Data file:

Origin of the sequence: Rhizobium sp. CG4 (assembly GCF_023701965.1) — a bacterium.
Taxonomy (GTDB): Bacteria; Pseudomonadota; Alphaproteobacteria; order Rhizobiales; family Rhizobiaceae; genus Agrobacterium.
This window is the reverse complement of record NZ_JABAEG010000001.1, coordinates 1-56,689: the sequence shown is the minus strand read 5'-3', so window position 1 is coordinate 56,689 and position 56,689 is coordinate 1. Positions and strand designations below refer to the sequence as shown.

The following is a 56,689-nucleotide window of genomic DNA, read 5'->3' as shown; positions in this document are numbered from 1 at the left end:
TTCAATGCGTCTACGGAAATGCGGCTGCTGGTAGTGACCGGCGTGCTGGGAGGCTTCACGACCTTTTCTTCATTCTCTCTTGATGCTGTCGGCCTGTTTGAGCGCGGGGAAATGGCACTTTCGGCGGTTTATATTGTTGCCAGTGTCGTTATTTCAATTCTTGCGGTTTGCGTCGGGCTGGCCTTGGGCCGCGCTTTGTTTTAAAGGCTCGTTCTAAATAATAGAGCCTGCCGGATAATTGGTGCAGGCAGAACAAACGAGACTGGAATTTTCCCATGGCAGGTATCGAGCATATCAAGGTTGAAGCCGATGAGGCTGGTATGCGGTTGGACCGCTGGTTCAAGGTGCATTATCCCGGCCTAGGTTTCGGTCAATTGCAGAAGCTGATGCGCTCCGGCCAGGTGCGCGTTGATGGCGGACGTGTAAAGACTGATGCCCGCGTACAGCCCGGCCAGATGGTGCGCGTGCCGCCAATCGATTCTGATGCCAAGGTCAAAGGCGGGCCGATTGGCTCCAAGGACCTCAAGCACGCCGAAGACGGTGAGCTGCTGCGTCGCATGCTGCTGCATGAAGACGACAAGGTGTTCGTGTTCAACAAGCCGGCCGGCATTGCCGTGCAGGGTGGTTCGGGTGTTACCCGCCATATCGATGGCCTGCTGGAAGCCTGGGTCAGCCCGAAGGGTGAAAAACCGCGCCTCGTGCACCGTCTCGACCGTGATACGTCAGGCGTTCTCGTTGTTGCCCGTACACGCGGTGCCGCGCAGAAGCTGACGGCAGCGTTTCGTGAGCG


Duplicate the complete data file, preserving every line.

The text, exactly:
Origin of the sequence: Rhizobium sp. CG4 (assembly GCF_023701965.1) — a bacterium.
Taxonomy (GTDB): Bacteria; Pseudomonadota; Alphaproteobacteria; order Rhizobiales; family Rhizobiaceae; genus Agrobacterium.
This window is the reverse complement of record NZ_JABAEG010000001.1, coordinates 1-56,689: the sequence shown is the minus strand read 5'-3', so window position 1 is coordinate 56,689 and position 56,689 is coordinate 1. Positions and strand designations below refer to the sequence as shown.

The following is a 56,689-nucleotide window of genomic DNA, read 5'->3' as shown; positions in this document are numbered from 1 at the left end:
TTCAATGCGTCTACGGAAATGCGGCTGCTGGTAGTGACCGGCGTGCTGGGAGGCTTCACGACCTTTTCTTCATTCTCTCTTGATGCTGTCGGCCTGTTTGAGCGCGGGGAAATGGCACTTTCGGCGGTTTATATTGTTGCCAGTGTCGTTATTTCAATTCTTGCGGTTTGCGTCGGGCTGGCCTTGGGCCGCGCTTTGTTTTAAAGGCTCGTTCTAAATAATAGAGCCTGCCGGATAATTGGTGCAGGCAGAACAAACGAGACTGGAATTTTCCCATGGCAGGTATCGAGCATATCAAGGTTGAAGCCGATGAGGCTGGTATGCGGTTGGACCGCTGGTTCAAGGTGCATTATCCCGGCCTAGGTTTCGGTCAATTGCAGAAGCTGATGCGCTCCGGCCAGGTGCGCGTTGATGGCGGACGTGTAAAGACTGATGCCCGCGTACAGCCCGGCCAGATGGTGCGCGTGCCGCCAATCGATTCTGATGCCAAGGTCAAAGGCGGGCCGATTGGCTCCAAGGACCTCAAGCACGCCGAAGACGGTGAGCTGCTGCGTCGCATGCTGCTGCATGAAGACGACAAGGTGTTCGTGTTCAACAAGCCGGCCGGCATTGCCGTGCAGGGTGGTTCGGGTGTTACCCGCCATATCGATGGCCTGCTGGAAGCCTGGGTCAGCCCGAAGGGTGAAAAACCGCGCCTCGTGCACCGTCTCGACCGTGATACGTCAGGCGTTCTCGTTGTTGCCCGTACACGCGGTGCCGCGCAGAAGCTGACGGCAGCGTTTCGTGAGCG